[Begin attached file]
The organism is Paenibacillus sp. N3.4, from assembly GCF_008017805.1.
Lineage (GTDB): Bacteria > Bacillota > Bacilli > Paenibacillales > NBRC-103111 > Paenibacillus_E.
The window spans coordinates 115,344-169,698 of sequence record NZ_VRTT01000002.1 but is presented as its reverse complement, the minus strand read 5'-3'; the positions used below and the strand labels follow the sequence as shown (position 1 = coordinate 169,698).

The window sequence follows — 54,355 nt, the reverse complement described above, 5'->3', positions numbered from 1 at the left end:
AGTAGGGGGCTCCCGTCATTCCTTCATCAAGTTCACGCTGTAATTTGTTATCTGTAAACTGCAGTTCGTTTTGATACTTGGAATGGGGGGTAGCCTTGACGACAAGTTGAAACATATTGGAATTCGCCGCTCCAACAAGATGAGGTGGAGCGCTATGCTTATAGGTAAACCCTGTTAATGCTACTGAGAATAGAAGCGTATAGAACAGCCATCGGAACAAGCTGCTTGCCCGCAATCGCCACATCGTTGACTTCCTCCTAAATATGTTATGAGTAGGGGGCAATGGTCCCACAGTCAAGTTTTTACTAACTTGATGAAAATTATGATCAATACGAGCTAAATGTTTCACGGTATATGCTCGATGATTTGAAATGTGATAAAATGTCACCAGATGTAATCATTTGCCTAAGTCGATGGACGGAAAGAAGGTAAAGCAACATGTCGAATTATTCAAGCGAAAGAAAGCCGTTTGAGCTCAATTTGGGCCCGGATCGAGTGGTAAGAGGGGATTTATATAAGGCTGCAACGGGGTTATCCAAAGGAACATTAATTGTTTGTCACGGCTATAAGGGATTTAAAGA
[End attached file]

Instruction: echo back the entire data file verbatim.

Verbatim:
The organism is Paenibacillus sp. N3.4, from assembly GCF_008017805.1.
Lineage (GTDB): Bacteria > Bacillota > Bacilli > Paenibacillales > NBRC-103111 > Paenibacillus_E.
The window spans coordinates 115,344-169,698 of sequence record NZ_VRTT01000002.1 but is presented as its reverse complement, the minus strand read 5'-3'; the positions used below and the strand labels follow the sequence as shown (position 1 = coordinate 169,698).

The window sequence follows — 54,355 nt, the reverse complement described above, 5'->3', positions numbered from 1 at the left end:
AGTAGGGGGCTCCCGTCATTCCTTCATCAAGTTCACGCTGTAATTTGTTATCTGTAAACTGCAGTTCGTTTTGATACTTGGAATGGGGGGTAGCCTTGACGACAAGTTGAAACATATTGGAATTCGCCGCTCCAACAAGATGAGGTGGAGCGCTATGCTTATAGGTAAACCCTGTTAATGCTACTGAGAATAGAAGCGTATAGAACAGCCATCGGAACAAGCTGCTTGCCCGCAATCGCCACATCGTTGACTTCCTCCTAAATATGTTATGAGTAGGGGGCAATGGTCCCACAGTCAAGTTTTTACTAACTTGATGAAAATTATGATCAATACGAGCTAAATGTTTCACGGTATATGCTCGATGATTTGAAATGTGATAAAATGTCACCAGATGTAATCATTTGCCTAAGTCGATGGACGGAAAGAAGGTAAAGCAACATGTCGAATTATTCAAGCGAAAGAAAGCCGTTTGAGCTCAATTTGGGCCCGGATCGAGTGGTAAGAGGGGATTTATATAAGGCTGCAACGGGGTTATCCAAAGGAACATTAATTGTTTGTCACGGCTATAAGGGATTTAAAGA